Three-dimensional, time-varying flow has been a significant research subject for decades. A long-term goal of the ongoing research in the turbulence community has been to develop an improved understanding of the dynamically-evolving vortex structure and organization in turbulent boundary layers. Such improved understanding requires the development and validation of accurate and robust numerical models of flow under complex conditions, and has the potential to enable the development of effective strategies to predict and control vortex generation and organization, which has influential practical impact in many industries.
The focus of this work is on understanding and visualizing the dynamics of three-dimensional flows. The primary objective is to study the relationship of various attributes in the flows, to relate multiple variables to the structure of turbulence and to correlate the evolution of vortex structures among all vortices' lifecycles. While many methods have been proposed for defining and visualizing vortices in 3D flow data, little attention has been devoted to the problem of robustly ensuring that the identified regions accurately correspond to individual vortex structures, as opposed to containing entangled clusters of closely spaced and potentially intertwined vortices. The success of efforts to effectively analyze unsteady flows at the level of individual structures critically depends on this ability.
This dissertation presents innovative methods for achieving the primary research objective of overcoming the limitations of current methods for vortex definition and feature extraction in 3D turbulent flows. Multi-variate visualization of 3D turbulent flow data provides efficient schemes for effectively conveying multiple scalar and vector quantities and their relationships within identified target regions. The LIC glyph approach allows the detailed characteristics of important scalar variables such as vorticity magnitude, swirl strength and velocity magnitude, as well as vector properties such as direction and orientation, to be understood both individually and in relationship to each other throughout a complex flow. This contribution is critical in the feature identification process.
Two novel approaches are proposed for pursuing our efforts to achieve a robust segmentation of a 3D turbulent flow dataset into individual vortex regions. The first approach is based on the intuition that while any single scalar measure may not provide enough information, by itself, to robustly define an appropriate segmentation of a composite region into individual vortices, it is possible that better results can be achieved by considering multiple, non-redundant, local scalar and vector measures in combination. A careful mathematical analysis of the interrelationships between swirl and vorticity is derived to show how these measures can be used together to resolve ambiguities in structure identification that cannot be as successfully determined using either measure alone. In a second, different approach to the problem, we introduce a novel method for automatically detecting potential compound structures in an initial segmentation of a flow and coherently partitioning the constituent components. This method is based on the combined use of vortex core lines and hierarchical region identification. The datasets used in this research were obtained from a direct numerical simulation of a turbulent channel flow by Zandonade and Moser.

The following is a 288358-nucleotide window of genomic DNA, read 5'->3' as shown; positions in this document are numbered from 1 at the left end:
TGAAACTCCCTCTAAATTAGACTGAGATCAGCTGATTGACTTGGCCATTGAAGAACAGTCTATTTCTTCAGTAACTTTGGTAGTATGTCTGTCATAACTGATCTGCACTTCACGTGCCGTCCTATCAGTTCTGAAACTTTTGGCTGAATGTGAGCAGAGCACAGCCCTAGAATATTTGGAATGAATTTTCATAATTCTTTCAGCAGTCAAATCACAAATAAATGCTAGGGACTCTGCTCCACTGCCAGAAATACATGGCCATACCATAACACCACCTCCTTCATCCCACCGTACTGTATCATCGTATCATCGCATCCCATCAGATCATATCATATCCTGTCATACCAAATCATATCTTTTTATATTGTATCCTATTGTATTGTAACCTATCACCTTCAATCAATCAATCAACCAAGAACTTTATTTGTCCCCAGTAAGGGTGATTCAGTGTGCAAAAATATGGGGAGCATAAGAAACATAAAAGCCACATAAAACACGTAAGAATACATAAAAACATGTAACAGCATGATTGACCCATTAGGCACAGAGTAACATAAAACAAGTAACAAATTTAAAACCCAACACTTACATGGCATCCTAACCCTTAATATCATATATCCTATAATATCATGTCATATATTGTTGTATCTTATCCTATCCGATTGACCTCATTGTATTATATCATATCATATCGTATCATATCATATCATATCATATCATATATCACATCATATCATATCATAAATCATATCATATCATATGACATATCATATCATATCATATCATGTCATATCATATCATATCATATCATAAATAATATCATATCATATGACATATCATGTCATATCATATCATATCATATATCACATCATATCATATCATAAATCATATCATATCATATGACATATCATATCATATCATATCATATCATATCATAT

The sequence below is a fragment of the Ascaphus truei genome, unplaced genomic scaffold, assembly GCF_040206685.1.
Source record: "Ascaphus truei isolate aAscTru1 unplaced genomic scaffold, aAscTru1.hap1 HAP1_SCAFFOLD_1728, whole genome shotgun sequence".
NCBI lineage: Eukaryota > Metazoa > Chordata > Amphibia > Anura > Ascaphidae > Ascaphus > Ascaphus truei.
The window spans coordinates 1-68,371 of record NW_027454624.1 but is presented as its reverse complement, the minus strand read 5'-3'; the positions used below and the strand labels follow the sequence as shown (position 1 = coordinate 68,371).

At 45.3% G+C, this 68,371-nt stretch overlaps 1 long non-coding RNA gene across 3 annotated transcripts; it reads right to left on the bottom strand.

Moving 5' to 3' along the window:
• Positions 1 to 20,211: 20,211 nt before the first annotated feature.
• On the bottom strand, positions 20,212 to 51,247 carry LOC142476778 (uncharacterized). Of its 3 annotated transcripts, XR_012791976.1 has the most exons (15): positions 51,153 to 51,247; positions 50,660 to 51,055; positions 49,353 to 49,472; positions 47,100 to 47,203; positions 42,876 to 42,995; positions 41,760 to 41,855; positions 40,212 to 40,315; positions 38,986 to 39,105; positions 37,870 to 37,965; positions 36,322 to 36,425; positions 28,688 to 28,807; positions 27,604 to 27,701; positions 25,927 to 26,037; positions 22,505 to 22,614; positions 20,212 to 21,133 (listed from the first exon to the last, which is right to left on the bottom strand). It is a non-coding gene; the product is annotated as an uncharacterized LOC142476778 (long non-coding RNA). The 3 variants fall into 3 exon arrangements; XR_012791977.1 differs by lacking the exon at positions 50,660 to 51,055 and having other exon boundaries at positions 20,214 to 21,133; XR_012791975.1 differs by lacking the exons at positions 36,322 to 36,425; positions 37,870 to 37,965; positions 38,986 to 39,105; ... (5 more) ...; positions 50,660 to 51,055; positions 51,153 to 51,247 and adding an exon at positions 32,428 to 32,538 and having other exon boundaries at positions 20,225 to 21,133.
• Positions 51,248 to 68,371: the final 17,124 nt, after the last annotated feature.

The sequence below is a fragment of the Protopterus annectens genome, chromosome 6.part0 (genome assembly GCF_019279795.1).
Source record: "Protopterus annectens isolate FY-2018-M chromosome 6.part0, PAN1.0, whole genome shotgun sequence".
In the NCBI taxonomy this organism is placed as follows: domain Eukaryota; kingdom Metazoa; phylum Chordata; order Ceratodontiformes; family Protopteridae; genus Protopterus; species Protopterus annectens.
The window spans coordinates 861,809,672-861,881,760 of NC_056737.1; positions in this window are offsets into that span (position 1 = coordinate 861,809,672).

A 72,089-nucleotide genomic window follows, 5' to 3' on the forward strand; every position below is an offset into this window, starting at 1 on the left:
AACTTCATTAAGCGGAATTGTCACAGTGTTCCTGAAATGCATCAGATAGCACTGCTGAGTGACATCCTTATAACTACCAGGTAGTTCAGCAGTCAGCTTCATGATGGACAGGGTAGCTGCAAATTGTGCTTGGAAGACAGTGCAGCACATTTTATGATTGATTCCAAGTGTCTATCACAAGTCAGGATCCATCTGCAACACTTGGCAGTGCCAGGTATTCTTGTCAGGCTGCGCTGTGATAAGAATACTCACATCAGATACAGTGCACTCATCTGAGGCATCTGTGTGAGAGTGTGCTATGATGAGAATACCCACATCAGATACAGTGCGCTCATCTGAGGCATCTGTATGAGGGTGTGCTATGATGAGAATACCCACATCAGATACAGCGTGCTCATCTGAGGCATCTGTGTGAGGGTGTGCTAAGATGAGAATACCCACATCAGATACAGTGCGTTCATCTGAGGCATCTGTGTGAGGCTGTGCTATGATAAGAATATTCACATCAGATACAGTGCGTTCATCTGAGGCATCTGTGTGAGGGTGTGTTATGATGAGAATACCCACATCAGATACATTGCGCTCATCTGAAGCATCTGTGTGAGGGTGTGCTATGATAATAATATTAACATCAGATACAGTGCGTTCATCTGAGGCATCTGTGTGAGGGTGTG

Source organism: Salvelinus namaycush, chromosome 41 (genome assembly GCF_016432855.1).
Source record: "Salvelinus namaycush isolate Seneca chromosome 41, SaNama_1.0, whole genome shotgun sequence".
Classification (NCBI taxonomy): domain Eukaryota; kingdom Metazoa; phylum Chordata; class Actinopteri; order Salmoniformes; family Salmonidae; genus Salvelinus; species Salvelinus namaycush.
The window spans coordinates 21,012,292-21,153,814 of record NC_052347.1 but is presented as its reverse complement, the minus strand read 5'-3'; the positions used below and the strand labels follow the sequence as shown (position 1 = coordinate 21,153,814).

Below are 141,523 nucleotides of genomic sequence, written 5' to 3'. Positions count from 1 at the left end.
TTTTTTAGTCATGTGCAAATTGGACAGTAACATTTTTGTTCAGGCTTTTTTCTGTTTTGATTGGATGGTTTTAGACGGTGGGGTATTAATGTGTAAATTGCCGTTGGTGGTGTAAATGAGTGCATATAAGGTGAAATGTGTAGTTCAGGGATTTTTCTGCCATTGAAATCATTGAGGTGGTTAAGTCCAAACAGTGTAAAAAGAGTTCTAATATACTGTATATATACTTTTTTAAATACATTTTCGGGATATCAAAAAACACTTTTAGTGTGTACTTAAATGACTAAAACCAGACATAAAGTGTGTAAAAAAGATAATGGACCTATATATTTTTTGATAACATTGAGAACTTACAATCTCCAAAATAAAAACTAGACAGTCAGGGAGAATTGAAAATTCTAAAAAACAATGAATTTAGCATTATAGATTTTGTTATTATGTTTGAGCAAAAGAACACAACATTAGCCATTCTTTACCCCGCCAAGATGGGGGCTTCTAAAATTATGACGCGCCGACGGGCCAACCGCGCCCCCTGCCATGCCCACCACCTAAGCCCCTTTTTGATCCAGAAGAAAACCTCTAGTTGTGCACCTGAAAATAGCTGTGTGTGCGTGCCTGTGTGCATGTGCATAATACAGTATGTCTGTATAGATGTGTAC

Finally, we have applied our segmentation and tracking schemes to a time-varying experimentally acquired flow dataset to effectively visualize the dynamic and irregular evolution of a three-dimensional vortex ring. The vortex structures in this data consist of a tilted primary vortex ring and two opposite vertical streams, which branch irregularly with the perturbed fluids. A full analysis and visualization approach successfully identifies each individual vortex and consistently highlights significant structures, corresponding to well-correlated flow features, over time.
In summary, this dissertation introduces approaches to effectively depict the physical attributes, distribution, orientation and strength of vortex structures within both numerically simulated and experimentally acquired turbulent flow data. Investigations of the relationships between multiple variables in the data have assisted the development of two novel algorithms for the identification and segmentation of individual vortices within compound regions. Finally, through the application of our feature tracking methods to time-varying vortex rings, we have successfully demonstrated the ability of our methods to achieve reasonable segmentation results across a wide range of input data types, and to enable tracking coherent structures over time.
University of Minnesota Ph.D. dissertation. May 2011. Major: Computer science. Advisor:Victoria Interrante. 1 computer file (PDF); xvii, 164 pages, appendix p. 159-164.
Effectively identifying and segmenting individual vortices in 3D turbulent flow..
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